There is more to life than the cold numbers of GDP and economic statistics – This Index allows you to compare well-being across countries, based on 11 topics the OECD has identified as essential, in the areas of material living conditions and quality of life.
For over fifty years, the Organisation for Economic Cooperation and Development (OECD) has helped governments design better policies for better lives for their citizens. It provides a forum in which leaders and policy makers can work together to share experiences and seek solutions to common problems, and produces high-quality internationally comparable statistics used to understand what drives economic, social and environmental change.
Ever since the OECD started out in 1961, GDP has been the main factor by which it has measured and understood economic and social progress. But it has failed to capture many of the factors that influence people’s lives, such as security, leisure, income distribution and a clean environment.
Is life really getting better? How can we tell? What are the key ingredients to improving life – is it better education, environment, healthcare, housing, or working hours? Does progress mean the same thing to all people or in all countries and societies?
A pioneer in this emerging field of research, the OECD has been working for almost ten years to identify the best way to measure the progress of societies – moving beyond GDP and examining the areas that impact everyday people’s lives. Today, the fruit of this work is manifested in the OECD Better Life Initiative.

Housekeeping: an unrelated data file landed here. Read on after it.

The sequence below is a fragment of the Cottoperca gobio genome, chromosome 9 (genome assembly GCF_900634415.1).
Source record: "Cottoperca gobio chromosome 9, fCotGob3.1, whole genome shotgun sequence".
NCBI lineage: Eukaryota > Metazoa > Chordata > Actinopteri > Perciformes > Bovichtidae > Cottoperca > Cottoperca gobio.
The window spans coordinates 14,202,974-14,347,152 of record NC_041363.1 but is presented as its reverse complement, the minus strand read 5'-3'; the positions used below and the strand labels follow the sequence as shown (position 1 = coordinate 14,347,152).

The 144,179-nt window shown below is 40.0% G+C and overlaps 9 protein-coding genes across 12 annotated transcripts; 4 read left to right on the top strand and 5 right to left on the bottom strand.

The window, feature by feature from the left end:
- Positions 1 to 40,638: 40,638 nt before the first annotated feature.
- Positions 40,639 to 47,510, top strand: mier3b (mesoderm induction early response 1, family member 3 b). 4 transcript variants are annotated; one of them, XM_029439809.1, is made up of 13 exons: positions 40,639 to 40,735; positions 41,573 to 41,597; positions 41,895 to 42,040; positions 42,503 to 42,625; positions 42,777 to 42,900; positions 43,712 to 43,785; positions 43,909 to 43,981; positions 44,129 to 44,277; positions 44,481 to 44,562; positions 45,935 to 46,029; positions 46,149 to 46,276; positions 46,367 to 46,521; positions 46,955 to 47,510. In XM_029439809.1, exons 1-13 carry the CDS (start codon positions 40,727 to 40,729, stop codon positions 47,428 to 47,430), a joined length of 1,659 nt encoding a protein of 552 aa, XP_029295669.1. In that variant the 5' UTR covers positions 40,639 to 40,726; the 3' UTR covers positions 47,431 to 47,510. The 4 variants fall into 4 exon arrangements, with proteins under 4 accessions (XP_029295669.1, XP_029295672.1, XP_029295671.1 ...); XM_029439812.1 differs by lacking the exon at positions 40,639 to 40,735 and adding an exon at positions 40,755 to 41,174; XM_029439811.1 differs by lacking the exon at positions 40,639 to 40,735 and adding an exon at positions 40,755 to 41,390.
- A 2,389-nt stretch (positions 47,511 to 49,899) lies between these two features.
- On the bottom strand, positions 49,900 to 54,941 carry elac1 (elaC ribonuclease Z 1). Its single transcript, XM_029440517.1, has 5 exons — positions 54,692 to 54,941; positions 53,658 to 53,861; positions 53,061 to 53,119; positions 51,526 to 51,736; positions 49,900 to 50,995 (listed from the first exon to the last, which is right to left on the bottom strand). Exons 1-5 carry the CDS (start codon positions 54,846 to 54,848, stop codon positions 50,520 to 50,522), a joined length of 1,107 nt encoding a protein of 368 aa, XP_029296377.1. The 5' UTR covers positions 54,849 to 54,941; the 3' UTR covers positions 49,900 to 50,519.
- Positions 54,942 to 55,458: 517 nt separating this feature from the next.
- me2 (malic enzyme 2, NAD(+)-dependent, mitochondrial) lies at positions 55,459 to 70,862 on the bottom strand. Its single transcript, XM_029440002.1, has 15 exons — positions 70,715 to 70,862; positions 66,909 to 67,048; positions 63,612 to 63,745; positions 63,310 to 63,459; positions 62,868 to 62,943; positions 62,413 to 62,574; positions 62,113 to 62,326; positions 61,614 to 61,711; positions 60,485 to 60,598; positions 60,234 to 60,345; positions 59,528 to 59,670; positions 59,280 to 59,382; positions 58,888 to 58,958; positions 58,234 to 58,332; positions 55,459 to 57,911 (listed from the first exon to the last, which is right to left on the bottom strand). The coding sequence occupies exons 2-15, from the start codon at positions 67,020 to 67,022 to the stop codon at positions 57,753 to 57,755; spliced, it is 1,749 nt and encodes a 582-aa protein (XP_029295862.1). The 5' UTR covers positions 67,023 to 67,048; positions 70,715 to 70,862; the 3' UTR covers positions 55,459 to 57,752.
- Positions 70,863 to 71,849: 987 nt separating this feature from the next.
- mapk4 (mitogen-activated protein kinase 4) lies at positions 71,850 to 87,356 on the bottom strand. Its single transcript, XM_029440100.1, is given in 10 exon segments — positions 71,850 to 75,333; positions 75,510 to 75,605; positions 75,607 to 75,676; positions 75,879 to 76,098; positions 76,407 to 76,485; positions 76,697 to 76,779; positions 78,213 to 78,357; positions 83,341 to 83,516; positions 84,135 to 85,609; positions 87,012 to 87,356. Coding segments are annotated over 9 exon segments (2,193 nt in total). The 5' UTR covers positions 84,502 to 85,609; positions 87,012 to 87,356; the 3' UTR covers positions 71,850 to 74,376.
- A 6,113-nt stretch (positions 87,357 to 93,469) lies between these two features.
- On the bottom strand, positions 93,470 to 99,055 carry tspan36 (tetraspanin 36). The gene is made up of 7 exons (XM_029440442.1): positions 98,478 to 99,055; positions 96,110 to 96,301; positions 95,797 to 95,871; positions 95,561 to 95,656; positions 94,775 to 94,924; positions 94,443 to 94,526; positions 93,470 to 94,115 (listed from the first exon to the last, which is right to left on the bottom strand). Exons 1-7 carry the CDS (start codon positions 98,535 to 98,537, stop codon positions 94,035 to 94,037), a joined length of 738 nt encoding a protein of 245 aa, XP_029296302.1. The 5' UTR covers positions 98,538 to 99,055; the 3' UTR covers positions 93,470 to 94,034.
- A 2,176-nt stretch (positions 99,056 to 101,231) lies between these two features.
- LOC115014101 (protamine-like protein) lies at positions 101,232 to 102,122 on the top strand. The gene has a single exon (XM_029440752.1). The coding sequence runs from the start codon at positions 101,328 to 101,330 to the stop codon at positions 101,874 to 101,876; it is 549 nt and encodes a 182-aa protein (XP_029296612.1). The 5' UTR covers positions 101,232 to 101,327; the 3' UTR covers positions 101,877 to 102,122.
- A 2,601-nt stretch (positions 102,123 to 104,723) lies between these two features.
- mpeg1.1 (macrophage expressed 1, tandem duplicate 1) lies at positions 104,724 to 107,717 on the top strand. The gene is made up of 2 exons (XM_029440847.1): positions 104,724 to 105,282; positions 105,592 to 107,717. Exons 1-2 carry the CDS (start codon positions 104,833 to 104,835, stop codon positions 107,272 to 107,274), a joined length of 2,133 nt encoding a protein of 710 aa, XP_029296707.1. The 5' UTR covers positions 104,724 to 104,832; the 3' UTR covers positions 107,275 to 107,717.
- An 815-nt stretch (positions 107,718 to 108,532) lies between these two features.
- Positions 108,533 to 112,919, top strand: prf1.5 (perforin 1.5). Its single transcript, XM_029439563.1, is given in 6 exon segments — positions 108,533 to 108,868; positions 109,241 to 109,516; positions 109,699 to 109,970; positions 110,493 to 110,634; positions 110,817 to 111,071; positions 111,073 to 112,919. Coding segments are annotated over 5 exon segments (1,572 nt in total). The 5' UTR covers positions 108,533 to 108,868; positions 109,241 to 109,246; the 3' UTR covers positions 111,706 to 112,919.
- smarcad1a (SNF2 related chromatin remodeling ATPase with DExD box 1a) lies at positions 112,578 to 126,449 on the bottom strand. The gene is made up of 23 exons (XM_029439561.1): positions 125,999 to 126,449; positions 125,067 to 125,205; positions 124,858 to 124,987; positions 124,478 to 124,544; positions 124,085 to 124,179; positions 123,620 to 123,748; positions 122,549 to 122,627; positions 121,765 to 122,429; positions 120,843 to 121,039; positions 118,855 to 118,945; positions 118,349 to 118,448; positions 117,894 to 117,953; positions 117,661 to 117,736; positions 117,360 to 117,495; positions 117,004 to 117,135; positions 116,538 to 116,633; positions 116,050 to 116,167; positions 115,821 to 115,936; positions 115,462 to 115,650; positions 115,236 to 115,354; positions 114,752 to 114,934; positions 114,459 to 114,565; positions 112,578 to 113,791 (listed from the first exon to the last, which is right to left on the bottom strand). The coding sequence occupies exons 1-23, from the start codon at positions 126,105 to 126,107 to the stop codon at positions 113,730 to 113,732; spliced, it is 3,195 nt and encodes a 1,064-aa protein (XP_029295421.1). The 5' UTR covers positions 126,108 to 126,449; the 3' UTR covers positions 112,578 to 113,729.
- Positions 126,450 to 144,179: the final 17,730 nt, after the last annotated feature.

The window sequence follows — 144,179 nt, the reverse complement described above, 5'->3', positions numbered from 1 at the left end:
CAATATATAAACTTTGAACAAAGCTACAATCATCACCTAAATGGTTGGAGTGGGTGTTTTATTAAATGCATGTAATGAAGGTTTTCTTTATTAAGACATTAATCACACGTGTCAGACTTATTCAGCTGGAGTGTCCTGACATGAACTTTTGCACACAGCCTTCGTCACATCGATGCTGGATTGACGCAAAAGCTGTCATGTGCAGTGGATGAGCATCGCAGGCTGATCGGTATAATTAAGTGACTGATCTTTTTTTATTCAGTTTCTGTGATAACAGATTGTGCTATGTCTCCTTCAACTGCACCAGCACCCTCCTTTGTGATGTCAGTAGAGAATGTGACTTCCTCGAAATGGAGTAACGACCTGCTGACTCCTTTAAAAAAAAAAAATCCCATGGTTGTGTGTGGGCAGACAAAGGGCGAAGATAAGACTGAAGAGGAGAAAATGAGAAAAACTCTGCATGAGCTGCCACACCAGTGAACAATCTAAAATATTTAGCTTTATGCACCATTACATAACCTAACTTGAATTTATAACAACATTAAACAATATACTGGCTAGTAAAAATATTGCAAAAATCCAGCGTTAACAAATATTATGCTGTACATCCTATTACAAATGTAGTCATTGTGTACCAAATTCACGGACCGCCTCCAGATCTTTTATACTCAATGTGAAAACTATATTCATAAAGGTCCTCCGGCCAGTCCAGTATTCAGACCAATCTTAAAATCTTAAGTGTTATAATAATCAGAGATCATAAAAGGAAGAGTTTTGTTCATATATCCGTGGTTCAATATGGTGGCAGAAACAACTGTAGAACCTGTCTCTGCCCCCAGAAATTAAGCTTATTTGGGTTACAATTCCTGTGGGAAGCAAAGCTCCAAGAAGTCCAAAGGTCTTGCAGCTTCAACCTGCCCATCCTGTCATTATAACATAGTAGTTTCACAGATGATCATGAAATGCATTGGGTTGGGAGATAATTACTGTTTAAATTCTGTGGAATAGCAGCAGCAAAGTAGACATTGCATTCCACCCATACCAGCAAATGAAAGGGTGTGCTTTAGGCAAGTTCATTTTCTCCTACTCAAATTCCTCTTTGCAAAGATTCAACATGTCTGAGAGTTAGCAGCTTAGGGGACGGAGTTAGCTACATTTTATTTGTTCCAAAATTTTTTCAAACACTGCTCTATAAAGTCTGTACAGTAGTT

BETTER LIFE INITIATIVE
The OECD Better Life Initiative allows a better understanding of what drives the well-being of people and nations and what needs to be done to achieve greater progress for all. Drawing upon the recommendations of the Commission on the Measurement of Economic Performance and Social Progress (to which the OECD has been an important contributor), the OECD has identified 11 dimensions as being essential to well-being, from health and education to local environment, personal security and overall satisfaction with life, as well as more traditional measures such as income. These 11 dimensions are explored and analysed in detail in the How’s Life report, the first attempt at an international level to present the best set of comparable and comprehensive well-being indicators.
At the same time, the OECD has created the “Your Better Life Index” to support policy making to improve the quality of life.
Chosen excerpts by Job Market Monitor. Read the whole story at
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